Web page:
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History substitution

Each command, or ``event'', input from the terminal is saved in the history list. The previous command is always saved, and the history shell variable can be set to a number to save that many commands. The histdup shell variable can be set to not save duplicate events or consecutive duplicate events.

Saved commands are numbered sequentially from 1 and stamped with the time. It is not usually necessary to use event numbers, but the current event number can be made part of the prompt by placing an `!' in the prompt shell variable.

The shell actually saves history in expanded and literal (unexpanded) forms. If the histlit shell variable is set, commands that display and store history use the literal form.

The history builtin command can print, store in a file, restore and clear the history list at any time, and the savehist and histfile shell variables can be can be set to store the history list automatically on logout and restore it on login.

History substitutions introduce words from the history list into the input stream, making it easy to repeat commands, repeat arguments of a previous command in the current command, or fix spelling mistakes in the previous command with little typing and a high degree of confidence.

History substitutions begin with the character `!'. They may begin anywhere in the input stream, but they do not nest. The `!' may be preceded by a `\' to prevent its special meaning; for convenience, a `!' is passed unchanged when it is followed by a blank, tab, newline, `=' or `('. History substitutions also occur when an input line begins with `^'. This special abbreviation will be described later. The characters used to signal history substitution (`!' and `^') can be changed by setting the histchars shell variable. Any input line which contains a history substitution is printed before it is executed.

A history substitution may have an ``event specification'', which indicates the event from which words are to be taken, a ``word designator'', which selects particular words from the chosen event, and/or a ``modifier'', which manipulates the selected words.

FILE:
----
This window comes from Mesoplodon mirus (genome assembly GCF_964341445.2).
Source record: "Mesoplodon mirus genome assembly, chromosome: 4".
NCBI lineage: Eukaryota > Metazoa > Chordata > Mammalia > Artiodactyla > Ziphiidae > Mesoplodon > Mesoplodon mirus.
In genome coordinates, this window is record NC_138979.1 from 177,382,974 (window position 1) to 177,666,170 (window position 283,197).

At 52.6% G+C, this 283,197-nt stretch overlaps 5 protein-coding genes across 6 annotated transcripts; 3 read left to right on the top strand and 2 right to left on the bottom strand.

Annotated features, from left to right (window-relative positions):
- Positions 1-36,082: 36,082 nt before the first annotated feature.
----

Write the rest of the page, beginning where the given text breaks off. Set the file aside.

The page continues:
An event specification can be

A number, referring to a particular event

An offset, referring to the event n before the current event

The current event. This should be used carefully in csh(1), where there is no check for recursion. tcsh allows 10 levels of recursion. (+)

The previous event (equivalent to `-1')

The most recent event whose first word begins with the string s

The most recent event which contains the string s. The second `?' can be omitted if it is immediately followed by a newline.

For example, consider this bit of someone's history list:

9 8:30 nroff -man wumpus.man
10 8:31 cp wumpus.man wumpus.man.old
11 8:36 vi wumpus.man
12 8:37 diff wumpus.man.old wumpus.man

The commands are shown with their event numbers and time stamps. The current event, which we haven't typed in yet, is event 13. `!11' and `!-2' refer to event 11. `!!' refers to the previous event, 12. `!n' refers to event 9, which begins with `n'. `!?old?' also refers to event 12, which contains `old'. Without word designators or modifiers history references simply expand to the entire event, so we might type `!cp' to redo the copy command or `!!|more' if the `diff' output scrolled off the top of the screen.

History references may be insulated from the surrounding text with braces if necessary. For example, `!vdoc' would look for a command beginning with `vdoc', and, in this example, not find one, but `!{v}doc' would expand unambiguously to `vi wumpus.mandoc'. Even in braces, history substitutions do not nest.

(+) While csh(1) expands, for example, `!3d' to event 3 with the letter `d' appended to it, tcsh expands it to the last event beginning with `3d'; only completely numeric arguments are treated as event numbers. This makes it possible to recall events beginning with numbers. To expand `!3d' as in csh(1) say `!\3d'.

To select words from an event we can follow the event specification by a `:' and a designator for the desired words. The words of an input line are numbered from 0, the first (usually command) word being 0, the second word (first argument) being 1, etc. The basic word designators are:

The first (command) word

The nth argument

The first argument, equivalent to `1'

The last argument

The word matched by an ?s? search

A range of words

Equivalent to `0-y'

Equivalent to `^-$', but returns nothing if the event contains only 1 word

Equivalent to `x-$'

Equivalent to `x*', but omitting the last word (`$')